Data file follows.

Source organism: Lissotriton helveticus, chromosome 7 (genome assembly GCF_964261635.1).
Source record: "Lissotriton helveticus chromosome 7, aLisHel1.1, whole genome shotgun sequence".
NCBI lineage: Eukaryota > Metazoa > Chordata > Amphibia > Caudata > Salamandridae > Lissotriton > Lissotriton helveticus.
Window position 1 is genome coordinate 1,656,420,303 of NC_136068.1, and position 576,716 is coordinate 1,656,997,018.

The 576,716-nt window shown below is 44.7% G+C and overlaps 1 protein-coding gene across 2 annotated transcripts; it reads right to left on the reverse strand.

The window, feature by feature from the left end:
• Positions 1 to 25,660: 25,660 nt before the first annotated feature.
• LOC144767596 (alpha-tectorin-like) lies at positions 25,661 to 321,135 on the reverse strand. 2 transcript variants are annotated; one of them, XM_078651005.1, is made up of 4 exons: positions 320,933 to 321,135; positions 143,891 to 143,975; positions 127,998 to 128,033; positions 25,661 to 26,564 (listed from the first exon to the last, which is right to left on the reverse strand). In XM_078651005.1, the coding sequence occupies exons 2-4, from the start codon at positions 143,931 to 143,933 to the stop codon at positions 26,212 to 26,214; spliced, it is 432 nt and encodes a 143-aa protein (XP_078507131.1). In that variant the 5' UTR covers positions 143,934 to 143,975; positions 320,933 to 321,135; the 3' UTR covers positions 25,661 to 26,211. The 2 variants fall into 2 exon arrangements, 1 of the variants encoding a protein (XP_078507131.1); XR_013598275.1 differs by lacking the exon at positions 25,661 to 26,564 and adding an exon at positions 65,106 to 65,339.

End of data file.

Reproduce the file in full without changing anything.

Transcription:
Source organism: Lissotriton helveticus, chromosome 7 (genome assembly GCF_964261635.1).
Source record: "Lissotriton helveticus chromosome 7, aLisHel1.1, whole genome shotgun sequence".
NCBI lineage: Eukaryota > Metazoa > Chordata > Amphibia > Caudata > Salamandridae > Lissotriton > Lissotriton helveticus.
Window position 1 is genome coordinate 1,656,420,303 of NC_136068.1, and position 576,716 is coordinate 1,656,997,018.

The 576,716-nt window shown below is 44.7% G+C and overlaps 1 protein-coding gene across 2 annotated transcripts; it reads right to left on the reverse strand.

The window, feature by feature from the left end:
• Positions 1 to 25,660: 25,660 nt before the first annotated feature.
• LOC144767596 (alpha-tectorin-like) lies at positions 25,661 to 321,135 on the reverse strand. 2 transcript variants are annotated; one of them, XM_078651005.1, is made up of 4 exons: positions 320,933 to 321,135; positions 143,891 to 143,975; positions 127,998 to 128,033; positions 25,661 to 26,564 (listed from the first exon to the last, which is right to left on the reverse strand). In XM_078651005.1, the coding sequence occupies exons 2-4, from the start codon at positions 143,931 to 143,933 to the stop codon at positions 26,212 to 26,214; spliced, it is 432 nt and encodes a 143-aa protein (XP_078507131.1). In that variant the 5' UTR covers positions 143,934 to 143,975; positions 320,933 to 321,135; the 3' UTR covers positions 25,661 to 26,211. The 2 variants fall into 2 exon arrangements, 1 of the variants encoding a protein (XP_078507131.1); XR_013598275.1 differs by lacking the exon at positions 25,661 to 26,564 and adding an exon at positions 65,106 to 65,339.